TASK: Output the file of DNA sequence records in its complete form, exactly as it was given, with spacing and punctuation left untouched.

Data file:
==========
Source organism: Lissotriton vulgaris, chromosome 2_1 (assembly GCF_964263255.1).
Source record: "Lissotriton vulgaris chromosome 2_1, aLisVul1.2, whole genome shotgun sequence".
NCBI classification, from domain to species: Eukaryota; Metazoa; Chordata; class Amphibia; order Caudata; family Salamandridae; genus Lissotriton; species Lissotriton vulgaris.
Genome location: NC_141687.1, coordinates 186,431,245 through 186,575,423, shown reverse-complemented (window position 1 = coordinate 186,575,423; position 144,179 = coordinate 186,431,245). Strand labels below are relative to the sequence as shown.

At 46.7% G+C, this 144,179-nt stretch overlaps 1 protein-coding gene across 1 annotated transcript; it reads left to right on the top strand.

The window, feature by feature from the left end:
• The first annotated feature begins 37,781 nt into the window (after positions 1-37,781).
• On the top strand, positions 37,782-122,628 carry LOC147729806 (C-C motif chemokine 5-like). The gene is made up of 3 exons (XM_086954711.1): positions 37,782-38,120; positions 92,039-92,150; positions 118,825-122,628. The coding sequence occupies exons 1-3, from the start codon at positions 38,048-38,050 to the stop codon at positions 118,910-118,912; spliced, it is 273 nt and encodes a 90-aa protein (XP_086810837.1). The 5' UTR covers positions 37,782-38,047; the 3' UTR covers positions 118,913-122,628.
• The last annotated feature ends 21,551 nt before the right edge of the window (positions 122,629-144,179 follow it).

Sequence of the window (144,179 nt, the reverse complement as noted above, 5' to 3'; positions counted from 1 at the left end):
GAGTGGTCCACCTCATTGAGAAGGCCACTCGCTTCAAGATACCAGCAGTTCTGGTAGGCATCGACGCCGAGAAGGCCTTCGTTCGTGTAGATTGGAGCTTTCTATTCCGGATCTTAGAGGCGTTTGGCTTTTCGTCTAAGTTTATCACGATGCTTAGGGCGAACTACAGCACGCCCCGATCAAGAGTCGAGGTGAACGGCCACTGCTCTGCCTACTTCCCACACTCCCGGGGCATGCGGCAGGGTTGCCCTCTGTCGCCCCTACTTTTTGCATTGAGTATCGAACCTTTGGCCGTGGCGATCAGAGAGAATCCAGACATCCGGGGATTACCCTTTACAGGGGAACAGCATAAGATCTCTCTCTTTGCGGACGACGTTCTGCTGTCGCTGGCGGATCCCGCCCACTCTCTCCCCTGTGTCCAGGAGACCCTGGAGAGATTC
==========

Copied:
Source organism: Lissotriton vulgaris, chromosome 2_1 (assembly GCF_964263255.1).
Source record: "Lissotriton vulgaris chromosome 2_1, aLisVul1.2, whole genome shotgun sequence".
NCBI classification, from domain to species: Eukaryota; Metazoa; Chordata; class Amphibia; order Caudata; family Salamandridae; genus Lissotriton; species Lissotriton vulgaris.
Genome location: NC_141687.1, coordinates 186,431,245 through 186,575,423, shown reverse-complemented (window position 1 = coordinate 186,575,423; position 144,179 = coordinate 186,431,245). Strand labels below are relative to the sequence as shown.

At 46.7% G+C, this 144,179-nt stretch overlaps 1 protein-coding gene across 1 annotated transcript; it reads left to right on the top strand.

The window, feature by feature from the left end:
• The first annotated feature begins 37,781 nt into the window (after positions 1-37,781).
• On the top strand, positions 37,782-122,628 carry LOC147729806 (C-C motif chemokine 5-like). The gene is made up of 3 exons (XM_086954711.1): positions 37,782-38,120; positions 92,039-92,150; positions 118,825-122,628. The coding sequence occupies exons 1-3, from the start codon at positions 38,048-38,050 to the stop codon at positions 118,910-118,912; spliced, it is 273 nt and encodes a 90-aa protein (XP_086810837.1). The 5' UTR covers positions 37,782-38,047; the 3' UTR covers positions 118,913-122,628.
• The last annotated feature ends 21,551 nt before the right edge of the window (positions 122,629-144,179 follow it).

Sequence of the window (144,179 nt, the reverse complement as noted above, 5' to 3'; positions counted from 1 at the left end):
GAGTGGTCCACCTCATTGAGAAGGCCACTCGCTTCAAGATACCAGCAGTTCTGGTAGGCATCGACGCCGAGAAGGCCTTCGTTCGTGTAGATTGGAGCTTTCTATTCCGGATCTTAGAGGCGTTTGGCTTTTCGTCTAAGTTTATCACGATGCTTAGGGCGAACTACAGCACGCCCCGATCAAGAGTCGAGGTGAACGGCCACTGCTCTGCCTACTTCCCACACTCCCGGGGCATGCGGCAGGGTTGCCCTCTGTCGCCCCTACTTTTTGCATTGAGTATCGAACCTTTGGCCGTGGCGATCAGAGAGAATCCAGACATCCGGGGATTACCCTTTACAGGGGAACAGCATAAGATCTCTCTCTTTGCGGACGACGTTCTGCTGTCGCTGGCGGATCCCGCCCACTCTCTCCCCTGTGTCCAGGAGACCCTGGAGAGATTC